Create GB; Mercy

JournalArt & Culture

Create GB; Mercy

Passionate agency with unadulterated creativity at its core...

Founded in Liverpool – and now with a satellite office in London – Mercy is a creative agency that don’t do things by halves. By day, they’re knocking out designs, brands and campaigns for youth and arts orientated clients – by night, they’re involved in the unadulterated creativity of producing and curating exhibitions, hosting workshops, and producing and publishing their own work. Their work ranges from local nightclub flyers to Arctic Monkeys record sleeves, and is awash with youthful vigor and boundless creativity. They’re also stringent supporters of young designers, and actively work against the creative industry’s unpaid internship culture.

We spoke to co-founder Gemma Germains, finding out her views on London, the design business, collaborators and weightlifting (strong’s the new skinny, don’t you know?)…

Create GB; Gemma Germains, Mercy Create GB; Gemma Germains, Mercy

Where’s your hometown, and where are you based now?

We’ve been based in Liverpool for over ten years, three years ago we also opened a satellite office in London.

Do you think location affects creativity?

To an extent yes as we all need stimulation and collaboration to be truly creative. I think our surroundings have a huge impact on our creativity, be that your studio environment or proximity to other creative souls when you need a chat or some advice.

Is Britain’s creative industry too London-centric?

It’s becoming less so as the profiles of non-London agencies grow. I also think clients are becoming a bit more savvy with their budgets and recognising that a non-London agency doesn’t have London overheads to cover, this helps to raise the profile of the non-South creative players.

That being said, some of Mercy’s Liverpool staff still feel the pull of London, especially when we’re on a peak time train into the city for a 9am meeting (£279), or when we’re missing the events and exhibitions that make London so exciting. Work-wise, its much less of an issue that it used to be. Socially, it’s tough as so many of our friends (and Doug Mercy co-founder) are in London which makes a Sunday walk in the park troublesome.

Create GB; Gemma Germains, Mercy Create GB; Gemma Germains, Mercy

Are there any quintessential British traditions that inform your work?

Good grammar. It’s at the heart of everything we do! We have a sister arts agency specialising in spoken word and experimental language so the written word is hugely influential in our day to day design practice. Doug is something of a grammatical pedant which was actually extremely useful when we were designing for Random House earlier this summer.

Where in Britain do you feel most inspired?

Honestly, round the big table with the rest of the Mercy team. We’ve been working together, in some cases for more than 12 years and we find ideas very easy to come by. Yes, I know it’s soppy but there’s a reason why we stay small, and it’s to have that kind of intimacy.

The top 3 British creatives who have inspired you?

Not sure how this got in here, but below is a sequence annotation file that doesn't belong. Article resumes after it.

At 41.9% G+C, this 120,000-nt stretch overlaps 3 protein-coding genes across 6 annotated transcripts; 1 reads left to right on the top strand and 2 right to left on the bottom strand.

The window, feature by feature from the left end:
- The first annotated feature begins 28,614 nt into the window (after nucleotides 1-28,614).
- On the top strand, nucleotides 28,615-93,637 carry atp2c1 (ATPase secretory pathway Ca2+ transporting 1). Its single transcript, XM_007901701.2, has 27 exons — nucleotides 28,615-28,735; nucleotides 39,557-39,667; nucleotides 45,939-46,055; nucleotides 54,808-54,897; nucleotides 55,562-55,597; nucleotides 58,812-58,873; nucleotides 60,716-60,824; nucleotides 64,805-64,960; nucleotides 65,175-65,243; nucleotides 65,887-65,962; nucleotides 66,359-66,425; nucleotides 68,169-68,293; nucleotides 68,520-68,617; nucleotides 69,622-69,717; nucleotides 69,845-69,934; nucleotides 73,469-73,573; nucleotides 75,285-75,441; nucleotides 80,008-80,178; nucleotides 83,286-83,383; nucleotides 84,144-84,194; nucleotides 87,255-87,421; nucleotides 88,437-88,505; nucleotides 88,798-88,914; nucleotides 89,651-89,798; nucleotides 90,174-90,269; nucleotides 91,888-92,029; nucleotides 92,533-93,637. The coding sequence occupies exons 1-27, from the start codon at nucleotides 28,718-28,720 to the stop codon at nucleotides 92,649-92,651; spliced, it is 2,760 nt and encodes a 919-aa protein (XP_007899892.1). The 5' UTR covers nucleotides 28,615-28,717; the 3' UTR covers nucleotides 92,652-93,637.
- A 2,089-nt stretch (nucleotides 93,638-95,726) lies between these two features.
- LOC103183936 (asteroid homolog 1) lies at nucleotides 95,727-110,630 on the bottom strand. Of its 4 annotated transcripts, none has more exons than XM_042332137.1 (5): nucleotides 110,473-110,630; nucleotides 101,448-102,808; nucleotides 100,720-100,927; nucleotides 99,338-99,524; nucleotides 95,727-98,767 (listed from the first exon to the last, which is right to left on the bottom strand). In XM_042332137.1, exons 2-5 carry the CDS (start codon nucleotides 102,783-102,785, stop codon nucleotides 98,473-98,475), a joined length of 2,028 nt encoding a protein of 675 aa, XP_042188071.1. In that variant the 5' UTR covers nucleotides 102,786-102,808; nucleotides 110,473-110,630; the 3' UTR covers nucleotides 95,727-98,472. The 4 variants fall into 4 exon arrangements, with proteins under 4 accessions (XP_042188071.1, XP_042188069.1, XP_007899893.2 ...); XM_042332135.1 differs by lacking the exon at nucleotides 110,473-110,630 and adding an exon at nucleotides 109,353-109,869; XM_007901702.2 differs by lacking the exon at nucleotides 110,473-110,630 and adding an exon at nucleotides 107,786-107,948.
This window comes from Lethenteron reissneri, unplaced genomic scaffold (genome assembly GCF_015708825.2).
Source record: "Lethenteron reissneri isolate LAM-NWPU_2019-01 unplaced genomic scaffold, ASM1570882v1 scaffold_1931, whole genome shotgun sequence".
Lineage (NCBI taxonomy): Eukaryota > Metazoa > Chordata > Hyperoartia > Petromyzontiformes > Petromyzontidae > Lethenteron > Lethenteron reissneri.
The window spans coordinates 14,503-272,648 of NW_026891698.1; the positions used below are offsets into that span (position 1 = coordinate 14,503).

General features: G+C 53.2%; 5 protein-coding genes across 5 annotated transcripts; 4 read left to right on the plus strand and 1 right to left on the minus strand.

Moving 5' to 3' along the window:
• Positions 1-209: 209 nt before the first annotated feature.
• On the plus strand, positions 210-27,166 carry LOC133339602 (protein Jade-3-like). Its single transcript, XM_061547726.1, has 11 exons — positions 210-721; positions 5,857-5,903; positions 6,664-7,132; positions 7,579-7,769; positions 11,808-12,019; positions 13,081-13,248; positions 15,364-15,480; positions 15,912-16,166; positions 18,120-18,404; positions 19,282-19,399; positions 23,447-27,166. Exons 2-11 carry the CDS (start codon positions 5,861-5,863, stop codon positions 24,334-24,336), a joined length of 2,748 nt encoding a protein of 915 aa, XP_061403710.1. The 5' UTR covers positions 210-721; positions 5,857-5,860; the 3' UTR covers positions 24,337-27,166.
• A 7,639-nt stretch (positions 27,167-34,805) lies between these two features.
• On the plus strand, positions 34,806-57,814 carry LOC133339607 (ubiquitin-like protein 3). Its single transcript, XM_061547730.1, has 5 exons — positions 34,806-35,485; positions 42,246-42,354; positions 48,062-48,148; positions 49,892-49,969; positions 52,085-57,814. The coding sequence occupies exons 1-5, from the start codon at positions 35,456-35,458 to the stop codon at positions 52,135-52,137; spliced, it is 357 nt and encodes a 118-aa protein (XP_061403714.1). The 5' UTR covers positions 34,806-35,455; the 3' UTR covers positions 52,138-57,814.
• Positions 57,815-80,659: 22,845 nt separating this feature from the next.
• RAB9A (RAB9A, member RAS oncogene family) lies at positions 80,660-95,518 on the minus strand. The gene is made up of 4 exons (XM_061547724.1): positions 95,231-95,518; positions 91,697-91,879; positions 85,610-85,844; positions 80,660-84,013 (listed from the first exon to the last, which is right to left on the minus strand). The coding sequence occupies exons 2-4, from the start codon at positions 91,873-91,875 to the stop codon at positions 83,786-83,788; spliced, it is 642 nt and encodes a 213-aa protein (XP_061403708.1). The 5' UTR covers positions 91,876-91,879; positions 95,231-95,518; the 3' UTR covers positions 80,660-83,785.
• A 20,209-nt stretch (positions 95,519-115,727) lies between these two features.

We’re a small team and work closely with some amazing collaborators to do what we do. Of those, I would personally choose as having inspired us:

Emily Speed, John O’Shea and Luke Kennard.

Create GB; Gemma Germains, Mercy Create GB; Gemma Germains, Mercy

Will you be watching the Olympics?

Personally no, the greed disgusts me.

Which sport would you like to compete in at London 2012?

The weightlifting. Seriously. Strong is the new skinny.

The best piece of advice you’ve ever been given…

I think advice is a bit overrated, because there’s nothing like experiencing a stomach churning failure for yourself to learn a valuable life lesson. Personally, I think the best thing I ever learned was that it’s not important to be important. I used to have a very well paid job where I managed a lot of staff, had two blackberries on the go and generally flounced around like I had all the answers.

Thing is, I was bloody crap at it. I was barely keeping my head above water, didn’t know how to ask for support and saw my (very young) kids for about 20 minutes a day. After I left it took me a long time to mourn the job title and authority. Now, five years later I look back at that time and cringe, I was trying to hard to be some Gordon Gekko power hound when I should have been working in an industry I loved (design), as opposed to one that made me feel important. Never again.

We’re going to the pub and we’re buying, what are you drinking?

Everything. We’ve all got a nasty binge drinking habit at Mercy. Our Christmas party is a source of great, great shame.

Any other views on the British creative industry?

I could rant for hours and hours about the unsustainability of unpaid internships and the creative industries, as agencies continually devalue the raw talent our industries are built on. We’ve always felt extremely uncomfortable about having interns in the studio, feeding ideas into paid projects and launched the Young Pines programme as an alternative.

Frankly, it irritates me that 3 month, unpaid internships are still being offered by sizeable agencies. If they can’t afford to pay someone to complete the work, then they should seriously reconsider their existing business model.

Create GB; Gemma Germains, Mercy Create GB; Gemma Germains, Mercy
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